The Dallas Museum of Art and the Nasher Sculpture Center have added two exciting additions to their collections last week thanks to respective gifts from the Dallas Art Fair Foundation and artist Melvin Edwards.
The Dallas Art Fair Foundation donated two artworks from the fair’s Four x Five exhibition to local collections: the Dallas Museum of Art acquired Cynthia Daignault’s 2019 painting, Elegy (Los Angeles); and the Nasher Sculpture acquired a new wall sculpture by Gabriel Rico, Cincuenta from the series “Reducción objectiva orquestada” (2020). Both pieces were featured in the physical showing of Four x Five at Dallas Art Fair Projects. In fact, these two pieces, along with the rest of the show, are on display at the Design District gallery through the end of today, November 25.
Baltimore-based Cynthia Daignault’s piece will add an account of modern history to the DMA’s collection. The painting was based on a photograph from the 1992 LA uprising following the Rodney King trial. The image shows a woman standing in a parking lot, holding her face in her hands as clouds of smoke billow across the background. DMA senior curator Anna Katherine Brodbeck calls it a “history painting for our time,” one that “still hits a raw nerve, both in terms of the plumes of smoke which call to mind the wildfires that have ravaged the West Coast this summer and the country’s continued reckoning with racial injustice.”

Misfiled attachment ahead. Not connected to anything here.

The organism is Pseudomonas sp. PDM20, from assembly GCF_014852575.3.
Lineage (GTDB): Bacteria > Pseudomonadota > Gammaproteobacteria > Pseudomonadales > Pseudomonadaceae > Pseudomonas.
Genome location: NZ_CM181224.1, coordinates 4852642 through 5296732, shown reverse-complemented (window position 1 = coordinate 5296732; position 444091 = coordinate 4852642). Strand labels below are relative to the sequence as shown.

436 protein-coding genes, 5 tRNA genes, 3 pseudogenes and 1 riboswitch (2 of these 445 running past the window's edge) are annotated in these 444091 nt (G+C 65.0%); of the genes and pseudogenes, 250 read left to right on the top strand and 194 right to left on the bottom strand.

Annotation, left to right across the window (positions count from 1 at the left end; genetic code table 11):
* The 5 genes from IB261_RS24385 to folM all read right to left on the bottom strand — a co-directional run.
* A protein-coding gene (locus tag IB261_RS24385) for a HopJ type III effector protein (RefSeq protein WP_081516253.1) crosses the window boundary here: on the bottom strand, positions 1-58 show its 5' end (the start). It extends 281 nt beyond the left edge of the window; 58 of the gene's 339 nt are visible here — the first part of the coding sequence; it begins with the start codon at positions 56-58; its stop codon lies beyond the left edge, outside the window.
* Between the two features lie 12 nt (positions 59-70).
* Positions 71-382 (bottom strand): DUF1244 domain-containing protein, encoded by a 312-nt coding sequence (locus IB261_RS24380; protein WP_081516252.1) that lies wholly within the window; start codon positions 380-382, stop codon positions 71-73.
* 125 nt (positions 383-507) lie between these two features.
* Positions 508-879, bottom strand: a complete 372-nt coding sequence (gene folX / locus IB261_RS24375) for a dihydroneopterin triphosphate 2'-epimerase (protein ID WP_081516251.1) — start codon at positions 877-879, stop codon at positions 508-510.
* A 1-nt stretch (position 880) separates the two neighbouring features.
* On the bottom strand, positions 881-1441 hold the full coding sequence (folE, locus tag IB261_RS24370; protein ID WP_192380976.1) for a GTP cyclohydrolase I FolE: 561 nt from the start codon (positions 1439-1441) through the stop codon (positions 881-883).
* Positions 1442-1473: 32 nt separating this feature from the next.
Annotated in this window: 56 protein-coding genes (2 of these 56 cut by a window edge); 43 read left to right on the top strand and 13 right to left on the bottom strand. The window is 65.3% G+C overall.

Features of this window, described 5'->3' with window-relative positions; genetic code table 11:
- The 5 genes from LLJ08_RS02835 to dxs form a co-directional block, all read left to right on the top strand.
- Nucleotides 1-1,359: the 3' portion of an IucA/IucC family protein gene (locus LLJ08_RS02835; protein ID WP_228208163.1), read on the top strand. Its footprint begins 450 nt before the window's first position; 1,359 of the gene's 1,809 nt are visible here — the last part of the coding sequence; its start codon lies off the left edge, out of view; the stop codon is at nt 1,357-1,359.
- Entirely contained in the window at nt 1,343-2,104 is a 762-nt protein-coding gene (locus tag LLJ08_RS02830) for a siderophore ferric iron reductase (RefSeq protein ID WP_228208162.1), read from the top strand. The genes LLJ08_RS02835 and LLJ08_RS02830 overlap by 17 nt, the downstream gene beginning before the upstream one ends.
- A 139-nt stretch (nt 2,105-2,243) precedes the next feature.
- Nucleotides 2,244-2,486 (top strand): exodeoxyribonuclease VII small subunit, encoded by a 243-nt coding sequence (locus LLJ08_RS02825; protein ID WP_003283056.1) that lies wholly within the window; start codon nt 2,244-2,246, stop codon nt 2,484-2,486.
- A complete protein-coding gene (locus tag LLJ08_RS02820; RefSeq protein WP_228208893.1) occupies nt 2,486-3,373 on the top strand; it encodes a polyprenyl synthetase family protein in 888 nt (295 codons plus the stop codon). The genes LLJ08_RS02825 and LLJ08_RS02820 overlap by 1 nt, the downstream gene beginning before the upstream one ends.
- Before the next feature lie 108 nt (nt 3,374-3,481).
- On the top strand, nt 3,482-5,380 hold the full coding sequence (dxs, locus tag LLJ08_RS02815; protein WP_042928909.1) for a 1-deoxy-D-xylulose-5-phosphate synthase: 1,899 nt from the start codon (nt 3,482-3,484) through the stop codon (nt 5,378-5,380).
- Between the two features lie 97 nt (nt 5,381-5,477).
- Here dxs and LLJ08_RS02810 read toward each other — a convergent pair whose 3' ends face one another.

The wall sculpture by Guadalajara-based Gabriel Rico is lighter in subject. The piece is part of an ongoing series of non-mathematical equations, composed of carefully selected found and man-made objects. Presented in a straight line on the wall, the assortment of oddities creates a formula for which there is no solution. Nasher Director Jeremy Strick compares it to “Dada collages or Surrealist assemblages.” The piece will add to the museum collection’s branch of found object sculptures, joining compositions by Joan Miró, Tony Cragg, Phyllida Barlow, and others.
That’s not the only new acquisition for the Nasher. The museum also received a major gift from artist Melvin Edwards, whose 2015 retrospective was organized by the Nasher. The Houston-born sculptor gifted six works–four sculptures and two drawings–in memory of his mother, Thelma Felton Edwards, who passed away this year. The gift was made in honor of the “family’s heritage and history in Texas,” Edwards said in a statement.
The pieces represent the broad scope of the artist’s practice, both in materials, methods, and theme. You can expect to see them in the museum soon.